Inspired by the nearly-full moon, space station astronauts used an 800 mm lens to study the craters and mare in this picture taken on Oct. 5, 2001.
The night skies this week have been very bright thanks to the moon, and they'll get brighter still on Friday as a blue moon rises above the horizon.
The moon won't literally be blue-colored, of course; the name refers to the second full moon to occur in a single month.
Blue moons happen because our calendar months don't line up exactly with the moon's orbit. It takes the moon 29.5 days to wax and wane from full to new to full again. With the exception of February, months are longer than that, meaning that every so often the timing works out so there are two full moons in one month.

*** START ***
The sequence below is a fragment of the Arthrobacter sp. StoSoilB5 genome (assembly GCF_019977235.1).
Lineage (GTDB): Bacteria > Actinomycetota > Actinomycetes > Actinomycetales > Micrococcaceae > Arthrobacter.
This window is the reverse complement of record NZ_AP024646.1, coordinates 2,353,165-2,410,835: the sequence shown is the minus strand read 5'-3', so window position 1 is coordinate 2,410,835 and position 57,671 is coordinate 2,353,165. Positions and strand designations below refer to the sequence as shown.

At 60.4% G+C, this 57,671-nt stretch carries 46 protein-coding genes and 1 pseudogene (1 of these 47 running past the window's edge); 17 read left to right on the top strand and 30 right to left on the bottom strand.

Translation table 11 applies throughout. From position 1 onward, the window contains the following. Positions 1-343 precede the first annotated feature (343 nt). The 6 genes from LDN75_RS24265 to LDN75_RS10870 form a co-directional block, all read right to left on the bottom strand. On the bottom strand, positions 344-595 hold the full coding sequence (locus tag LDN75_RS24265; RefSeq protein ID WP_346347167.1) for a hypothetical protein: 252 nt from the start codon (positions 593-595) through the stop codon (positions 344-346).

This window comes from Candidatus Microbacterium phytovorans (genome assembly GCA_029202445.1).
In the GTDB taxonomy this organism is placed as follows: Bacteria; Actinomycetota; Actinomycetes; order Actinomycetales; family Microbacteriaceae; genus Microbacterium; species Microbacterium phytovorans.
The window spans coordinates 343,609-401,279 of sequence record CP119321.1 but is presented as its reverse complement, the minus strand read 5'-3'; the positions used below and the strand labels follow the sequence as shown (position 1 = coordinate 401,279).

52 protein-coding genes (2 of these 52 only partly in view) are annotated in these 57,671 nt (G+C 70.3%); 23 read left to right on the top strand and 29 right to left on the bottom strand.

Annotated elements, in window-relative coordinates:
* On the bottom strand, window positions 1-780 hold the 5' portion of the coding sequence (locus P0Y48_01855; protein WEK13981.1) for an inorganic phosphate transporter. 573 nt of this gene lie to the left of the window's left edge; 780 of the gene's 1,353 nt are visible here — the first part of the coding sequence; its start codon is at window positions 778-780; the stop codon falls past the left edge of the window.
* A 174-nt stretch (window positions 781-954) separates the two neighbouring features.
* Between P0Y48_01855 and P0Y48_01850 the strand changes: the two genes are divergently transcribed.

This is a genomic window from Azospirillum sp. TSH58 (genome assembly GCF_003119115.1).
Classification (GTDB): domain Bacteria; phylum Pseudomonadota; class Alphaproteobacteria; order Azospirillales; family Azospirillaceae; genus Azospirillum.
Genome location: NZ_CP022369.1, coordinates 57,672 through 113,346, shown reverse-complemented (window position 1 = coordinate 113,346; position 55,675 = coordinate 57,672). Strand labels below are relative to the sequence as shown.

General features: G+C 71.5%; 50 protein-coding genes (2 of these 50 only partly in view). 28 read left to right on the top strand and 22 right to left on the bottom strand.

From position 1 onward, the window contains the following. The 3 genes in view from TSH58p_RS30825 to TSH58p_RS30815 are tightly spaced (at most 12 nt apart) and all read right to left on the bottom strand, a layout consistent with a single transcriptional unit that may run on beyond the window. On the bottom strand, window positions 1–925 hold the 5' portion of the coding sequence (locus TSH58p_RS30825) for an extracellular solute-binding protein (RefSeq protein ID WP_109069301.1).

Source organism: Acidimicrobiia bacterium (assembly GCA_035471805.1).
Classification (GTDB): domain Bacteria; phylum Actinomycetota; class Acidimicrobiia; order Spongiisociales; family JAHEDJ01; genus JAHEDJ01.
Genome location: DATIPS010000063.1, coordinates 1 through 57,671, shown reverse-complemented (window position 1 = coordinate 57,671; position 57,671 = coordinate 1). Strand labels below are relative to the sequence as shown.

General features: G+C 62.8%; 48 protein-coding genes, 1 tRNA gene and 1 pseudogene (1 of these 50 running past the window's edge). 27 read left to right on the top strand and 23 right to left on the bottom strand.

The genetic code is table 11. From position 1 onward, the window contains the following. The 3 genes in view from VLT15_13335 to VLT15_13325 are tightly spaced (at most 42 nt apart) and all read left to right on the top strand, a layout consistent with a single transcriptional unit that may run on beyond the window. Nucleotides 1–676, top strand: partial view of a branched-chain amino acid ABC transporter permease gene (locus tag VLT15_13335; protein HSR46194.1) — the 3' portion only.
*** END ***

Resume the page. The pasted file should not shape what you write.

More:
The first full moon of August 2012 graced night skies on Aug. 1; for most of the world, the second just squeezes in at the end of the month, with the moon becoming full at exactly 9:58 a.m. Eastern Daylight Time (6:58 a.m. Pacific Standard Time).
Though a blue moon looks the same as any other full moon, the moon can actually appear to be colored under particular atmospheric conditions: Forest fires and volcanic eruptions can pump smoke and ash into the atmosphere, which can make the moon appear a bluish hue to those standing on the Earth's surface.
This week's blue moon will be the last until 2015, so take a look while you can!